Entitlement is the feeling or belief that you deserve to be given something (such as special privileges). Entitlement can show up in students, customers, parents, employers, managers, and employees. (Read this to learn how Millennials became "entitled.")
Dr. John Townsend, psychologist, leadership expert, and best-selling author of The Entitlement Cure: Finding Success in Doing Hard Things the Right Way, defines entitlement in two ways...
- An attitude that I am not responsible for my impact on you. (Examples: I can be late to meetings, a clock watcher, or not be a team player.)
- An attitude that I deserve special treatment. (Examples: I don't need to work my way up, I don't need to start at the bottom, and I don't need to play by the rules.)
Entitlement can be a heavy anchor for any generation's journey toward success. It can make the most seasoned professional blind to his or her weaknesses, complacent, or resentful.
Dr. Townsend recommends eliminating employee entitlement by getting employees to shift their attitudes from "I deserve" to "I'm responsible." An attitude or culture of "I deserve" is severely disempowering because it relies on external forces that are out of an individual's control. "I'm responsible" is extremely empowering because it gives control or ownership--something Millennials are familiar with and longing for--to the individual.
Here are a few examples of attitude shifts:
- "I deserve a great job. I'll wait for someone to hand me a job."
Change to: "I'm responsible for securing a great job. I'll do what it takes to find and secure a great job. I'm responsible for networking, acquiring in-demand skills, or interviewing well. I'm responsible for helping my employer become a better workplace."
- "I deserve a promotion. I'm going to wait until someone gives me the promotion I deserve."
Change to: "I'm responsible for my work ethic and the quality of my work. I'm responsible for executing my job responsibilities with excellence every day. I'm responsible for informing management of my career aspirations. I'm responsible for building the skills necessary for promotion."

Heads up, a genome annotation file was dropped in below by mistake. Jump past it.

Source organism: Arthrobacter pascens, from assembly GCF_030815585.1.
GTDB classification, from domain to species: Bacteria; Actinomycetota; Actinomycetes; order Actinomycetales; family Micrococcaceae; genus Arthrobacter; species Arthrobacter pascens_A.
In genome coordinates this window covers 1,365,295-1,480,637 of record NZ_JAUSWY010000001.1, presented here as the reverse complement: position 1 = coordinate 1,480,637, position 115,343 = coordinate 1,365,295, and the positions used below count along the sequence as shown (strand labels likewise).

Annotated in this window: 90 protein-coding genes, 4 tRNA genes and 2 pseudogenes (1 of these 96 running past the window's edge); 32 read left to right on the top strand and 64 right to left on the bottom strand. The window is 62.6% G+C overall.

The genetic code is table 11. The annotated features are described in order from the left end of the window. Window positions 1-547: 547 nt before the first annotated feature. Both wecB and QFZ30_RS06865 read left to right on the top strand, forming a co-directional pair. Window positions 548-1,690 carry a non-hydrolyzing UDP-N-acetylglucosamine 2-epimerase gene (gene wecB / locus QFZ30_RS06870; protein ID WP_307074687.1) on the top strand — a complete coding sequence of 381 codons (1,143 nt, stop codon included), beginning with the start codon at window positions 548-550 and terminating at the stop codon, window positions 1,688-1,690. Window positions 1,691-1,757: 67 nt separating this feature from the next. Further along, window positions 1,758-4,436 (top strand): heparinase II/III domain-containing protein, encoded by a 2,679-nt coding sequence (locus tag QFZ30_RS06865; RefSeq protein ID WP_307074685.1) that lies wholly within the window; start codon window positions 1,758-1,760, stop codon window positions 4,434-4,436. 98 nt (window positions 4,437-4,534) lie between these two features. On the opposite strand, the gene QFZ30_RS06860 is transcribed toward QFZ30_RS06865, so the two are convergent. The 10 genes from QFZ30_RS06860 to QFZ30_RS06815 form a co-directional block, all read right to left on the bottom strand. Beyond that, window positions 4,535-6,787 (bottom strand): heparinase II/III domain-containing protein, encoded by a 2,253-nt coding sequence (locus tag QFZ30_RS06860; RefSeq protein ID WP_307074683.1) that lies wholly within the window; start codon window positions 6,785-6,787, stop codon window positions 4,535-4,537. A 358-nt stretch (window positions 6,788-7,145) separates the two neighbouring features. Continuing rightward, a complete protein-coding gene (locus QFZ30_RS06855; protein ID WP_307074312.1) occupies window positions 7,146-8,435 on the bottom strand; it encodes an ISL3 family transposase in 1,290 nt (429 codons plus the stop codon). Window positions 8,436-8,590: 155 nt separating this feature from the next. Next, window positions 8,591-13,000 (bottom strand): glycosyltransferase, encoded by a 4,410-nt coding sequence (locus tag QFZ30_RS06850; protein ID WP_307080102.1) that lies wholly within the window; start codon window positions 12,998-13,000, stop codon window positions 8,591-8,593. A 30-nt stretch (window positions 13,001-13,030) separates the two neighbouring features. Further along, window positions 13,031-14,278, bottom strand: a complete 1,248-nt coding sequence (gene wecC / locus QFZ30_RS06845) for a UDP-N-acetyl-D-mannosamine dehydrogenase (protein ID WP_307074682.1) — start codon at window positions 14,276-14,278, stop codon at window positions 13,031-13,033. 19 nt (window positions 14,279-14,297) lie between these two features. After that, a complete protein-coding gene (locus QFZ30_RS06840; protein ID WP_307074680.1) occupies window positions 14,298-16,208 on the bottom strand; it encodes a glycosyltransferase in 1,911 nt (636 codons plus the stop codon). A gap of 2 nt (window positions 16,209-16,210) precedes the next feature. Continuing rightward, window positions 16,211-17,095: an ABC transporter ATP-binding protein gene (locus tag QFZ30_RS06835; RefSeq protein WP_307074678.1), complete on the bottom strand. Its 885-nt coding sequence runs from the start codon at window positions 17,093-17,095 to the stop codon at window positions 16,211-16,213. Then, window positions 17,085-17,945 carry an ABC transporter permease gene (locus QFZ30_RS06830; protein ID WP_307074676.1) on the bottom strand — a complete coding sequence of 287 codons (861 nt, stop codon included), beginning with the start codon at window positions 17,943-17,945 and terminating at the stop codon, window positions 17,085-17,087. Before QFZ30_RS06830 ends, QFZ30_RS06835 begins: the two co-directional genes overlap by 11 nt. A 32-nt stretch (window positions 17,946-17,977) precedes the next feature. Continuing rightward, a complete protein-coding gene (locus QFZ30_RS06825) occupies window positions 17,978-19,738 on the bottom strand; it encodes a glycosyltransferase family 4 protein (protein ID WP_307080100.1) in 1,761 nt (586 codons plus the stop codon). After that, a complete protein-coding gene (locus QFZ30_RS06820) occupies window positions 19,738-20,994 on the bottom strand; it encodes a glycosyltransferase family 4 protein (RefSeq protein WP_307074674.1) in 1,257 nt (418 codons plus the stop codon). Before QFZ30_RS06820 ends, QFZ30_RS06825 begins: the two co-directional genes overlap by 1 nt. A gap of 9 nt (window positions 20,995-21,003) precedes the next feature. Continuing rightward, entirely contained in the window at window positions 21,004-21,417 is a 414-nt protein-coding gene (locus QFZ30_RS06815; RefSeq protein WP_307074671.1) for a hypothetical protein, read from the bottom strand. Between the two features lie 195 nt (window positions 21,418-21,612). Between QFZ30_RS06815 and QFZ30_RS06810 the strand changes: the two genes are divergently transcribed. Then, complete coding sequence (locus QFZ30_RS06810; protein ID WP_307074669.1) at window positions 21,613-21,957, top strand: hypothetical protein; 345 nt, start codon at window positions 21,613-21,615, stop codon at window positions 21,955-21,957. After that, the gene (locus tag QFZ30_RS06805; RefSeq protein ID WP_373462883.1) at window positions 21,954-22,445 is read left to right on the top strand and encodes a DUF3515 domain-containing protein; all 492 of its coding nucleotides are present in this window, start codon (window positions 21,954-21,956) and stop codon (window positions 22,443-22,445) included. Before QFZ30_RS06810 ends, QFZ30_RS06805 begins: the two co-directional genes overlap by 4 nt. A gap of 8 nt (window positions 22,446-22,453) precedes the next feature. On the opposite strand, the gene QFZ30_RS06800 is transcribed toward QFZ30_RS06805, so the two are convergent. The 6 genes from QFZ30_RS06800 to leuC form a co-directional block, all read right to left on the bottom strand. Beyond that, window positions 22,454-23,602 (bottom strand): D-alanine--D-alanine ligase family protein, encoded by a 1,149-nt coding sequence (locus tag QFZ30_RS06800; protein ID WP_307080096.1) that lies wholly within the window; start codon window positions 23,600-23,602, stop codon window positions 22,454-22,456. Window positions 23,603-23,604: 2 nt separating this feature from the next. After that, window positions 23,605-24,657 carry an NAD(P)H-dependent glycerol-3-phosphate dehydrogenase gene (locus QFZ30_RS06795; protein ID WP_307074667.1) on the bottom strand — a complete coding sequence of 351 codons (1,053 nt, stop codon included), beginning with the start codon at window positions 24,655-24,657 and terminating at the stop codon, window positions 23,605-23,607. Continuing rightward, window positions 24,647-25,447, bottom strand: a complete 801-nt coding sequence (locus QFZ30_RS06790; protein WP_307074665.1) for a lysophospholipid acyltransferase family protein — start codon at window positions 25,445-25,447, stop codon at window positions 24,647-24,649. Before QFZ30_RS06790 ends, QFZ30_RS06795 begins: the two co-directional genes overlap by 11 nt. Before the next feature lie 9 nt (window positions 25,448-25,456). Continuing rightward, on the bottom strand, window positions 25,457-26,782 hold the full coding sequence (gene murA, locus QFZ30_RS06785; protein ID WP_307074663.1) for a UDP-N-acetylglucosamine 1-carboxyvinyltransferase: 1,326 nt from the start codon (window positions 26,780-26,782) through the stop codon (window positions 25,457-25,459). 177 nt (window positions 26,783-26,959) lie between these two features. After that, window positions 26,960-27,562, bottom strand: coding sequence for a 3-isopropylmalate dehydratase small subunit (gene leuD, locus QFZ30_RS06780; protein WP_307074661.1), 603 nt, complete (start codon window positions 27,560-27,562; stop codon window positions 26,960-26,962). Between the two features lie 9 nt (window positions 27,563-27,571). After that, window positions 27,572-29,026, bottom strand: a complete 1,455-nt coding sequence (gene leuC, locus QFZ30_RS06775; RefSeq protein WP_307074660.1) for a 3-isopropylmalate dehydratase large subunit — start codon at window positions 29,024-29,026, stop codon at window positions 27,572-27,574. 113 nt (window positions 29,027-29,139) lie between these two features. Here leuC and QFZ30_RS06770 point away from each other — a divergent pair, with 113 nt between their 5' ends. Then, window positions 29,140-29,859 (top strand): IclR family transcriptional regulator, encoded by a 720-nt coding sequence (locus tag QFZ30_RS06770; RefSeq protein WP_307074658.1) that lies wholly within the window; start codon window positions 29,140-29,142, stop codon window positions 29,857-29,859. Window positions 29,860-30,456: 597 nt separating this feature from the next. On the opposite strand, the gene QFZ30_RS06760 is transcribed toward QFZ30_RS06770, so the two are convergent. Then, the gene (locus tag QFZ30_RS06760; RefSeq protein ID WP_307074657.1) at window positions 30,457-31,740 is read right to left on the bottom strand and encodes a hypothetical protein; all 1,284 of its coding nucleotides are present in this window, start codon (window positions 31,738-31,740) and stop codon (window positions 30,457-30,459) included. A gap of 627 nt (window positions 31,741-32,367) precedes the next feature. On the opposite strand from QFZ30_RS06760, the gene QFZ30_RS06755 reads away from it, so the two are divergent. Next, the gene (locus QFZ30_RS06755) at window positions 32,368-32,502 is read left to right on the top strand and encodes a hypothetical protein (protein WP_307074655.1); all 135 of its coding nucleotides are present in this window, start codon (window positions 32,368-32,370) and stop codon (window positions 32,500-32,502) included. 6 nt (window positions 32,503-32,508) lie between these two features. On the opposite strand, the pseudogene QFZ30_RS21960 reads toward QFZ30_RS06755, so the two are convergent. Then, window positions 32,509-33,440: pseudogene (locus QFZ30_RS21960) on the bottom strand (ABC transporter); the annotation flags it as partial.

- "I deserve to work whenever and wherever I want. I'm going to find an employer that will give that to me."
Change to: "I'm responsible for meeting the needs of my customer or employer. I'm responsible for helping my manager understand how I can bring more value with a flexible schedule. I'm responsible to maintain high performance no matter when or where I work."
In each of the above "I deserve" scenarios, the individual is robbed of choice and control because of an entitled attitude. In every "I'm responsible" scenario, the individual is empowered with choices and control.
Doing our best doesn't entitle us to anything. Instead, it elevates our chances of being rewarded for our work and acquiring what we desire.
It's important to note that there are healthy forms of deserving. For example, we deserve fair compensation for the work that is required of us. It's when deserving and our desires for more, better, faster overtake us that we slip into an "I deserve" attitude and mindset that is dangerous. The selfish "I deserve" attitude will only weaken resolve.
Eliminate entitlement in Millennials by helping them to embrace an "I'm responsible" attitude.
(This is 1 of the 47 strategies Ryan shares in his new book, The Millennial Manual: The Complete How-To Guide to Manage, Develop, and Engage Millennials at Work.)